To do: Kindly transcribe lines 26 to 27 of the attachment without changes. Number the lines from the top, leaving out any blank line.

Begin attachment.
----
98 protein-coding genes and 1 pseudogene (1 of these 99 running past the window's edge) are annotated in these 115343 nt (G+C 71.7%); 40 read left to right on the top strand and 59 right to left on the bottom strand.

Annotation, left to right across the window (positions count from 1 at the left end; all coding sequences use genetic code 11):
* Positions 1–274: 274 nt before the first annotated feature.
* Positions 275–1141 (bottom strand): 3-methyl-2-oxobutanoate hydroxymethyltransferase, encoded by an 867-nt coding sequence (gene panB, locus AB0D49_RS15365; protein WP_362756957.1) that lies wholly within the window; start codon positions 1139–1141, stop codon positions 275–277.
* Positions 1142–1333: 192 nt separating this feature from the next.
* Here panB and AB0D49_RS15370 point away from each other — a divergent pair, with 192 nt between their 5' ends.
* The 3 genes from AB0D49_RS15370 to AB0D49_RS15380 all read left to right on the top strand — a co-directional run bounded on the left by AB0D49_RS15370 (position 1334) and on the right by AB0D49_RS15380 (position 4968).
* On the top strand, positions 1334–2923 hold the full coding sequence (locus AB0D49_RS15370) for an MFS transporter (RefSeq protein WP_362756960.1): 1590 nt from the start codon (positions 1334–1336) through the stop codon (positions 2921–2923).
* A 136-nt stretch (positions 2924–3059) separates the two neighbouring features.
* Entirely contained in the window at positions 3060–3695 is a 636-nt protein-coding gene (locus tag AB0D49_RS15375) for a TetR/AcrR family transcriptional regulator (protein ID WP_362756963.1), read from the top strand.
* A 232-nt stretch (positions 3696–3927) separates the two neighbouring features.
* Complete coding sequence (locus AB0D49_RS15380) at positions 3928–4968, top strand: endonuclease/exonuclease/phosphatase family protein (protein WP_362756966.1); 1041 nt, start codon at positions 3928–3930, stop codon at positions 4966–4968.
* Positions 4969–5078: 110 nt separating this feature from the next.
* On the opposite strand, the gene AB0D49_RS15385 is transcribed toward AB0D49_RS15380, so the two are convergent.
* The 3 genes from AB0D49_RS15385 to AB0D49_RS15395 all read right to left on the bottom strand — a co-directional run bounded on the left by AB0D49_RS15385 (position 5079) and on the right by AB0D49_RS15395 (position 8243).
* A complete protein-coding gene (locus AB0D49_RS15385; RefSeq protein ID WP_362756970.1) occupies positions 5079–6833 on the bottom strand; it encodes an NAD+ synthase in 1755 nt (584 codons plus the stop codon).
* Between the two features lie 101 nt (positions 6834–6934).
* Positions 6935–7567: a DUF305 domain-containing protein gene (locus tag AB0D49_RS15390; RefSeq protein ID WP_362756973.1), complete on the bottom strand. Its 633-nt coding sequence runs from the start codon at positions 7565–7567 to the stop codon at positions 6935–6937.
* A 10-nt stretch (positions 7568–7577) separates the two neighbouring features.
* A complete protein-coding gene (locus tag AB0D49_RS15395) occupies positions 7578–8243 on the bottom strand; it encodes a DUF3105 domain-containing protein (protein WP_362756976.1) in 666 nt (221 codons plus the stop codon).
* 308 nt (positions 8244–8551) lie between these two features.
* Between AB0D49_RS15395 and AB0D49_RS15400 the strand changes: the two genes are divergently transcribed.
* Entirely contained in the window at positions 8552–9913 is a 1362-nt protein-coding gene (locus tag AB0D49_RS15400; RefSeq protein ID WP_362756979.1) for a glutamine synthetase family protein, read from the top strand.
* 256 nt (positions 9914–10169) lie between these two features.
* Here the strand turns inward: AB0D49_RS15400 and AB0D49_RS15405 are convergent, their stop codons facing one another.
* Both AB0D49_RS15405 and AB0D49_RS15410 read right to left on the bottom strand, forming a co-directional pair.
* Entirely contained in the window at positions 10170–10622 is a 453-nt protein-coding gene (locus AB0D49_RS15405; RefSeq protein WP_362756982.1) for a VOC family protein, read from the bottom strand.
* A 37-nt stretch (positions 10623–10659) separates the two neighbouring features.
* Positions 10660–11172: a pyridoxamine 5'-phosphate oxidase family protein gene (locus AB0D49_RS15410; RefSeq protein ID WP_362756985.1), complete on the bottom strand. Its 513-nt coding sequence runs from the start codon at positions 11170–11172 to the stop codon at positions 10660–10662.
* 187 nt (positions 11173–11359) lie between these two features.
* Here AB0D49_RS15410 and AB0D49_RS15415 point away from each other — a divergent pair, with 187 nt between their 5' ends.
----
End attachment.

* Both AB0D49_RS15405 and AB0D49_RS15410 read right to left on the bottom strand, forming a co-directional pair.
* Entirely contained in the window at positions 10170–10622 is a 453-nt protein-coding gene (locus AB0D49_RS15405; RefSeq protein WP_362756982.1) for a VOC family protein, read from the bottom strand.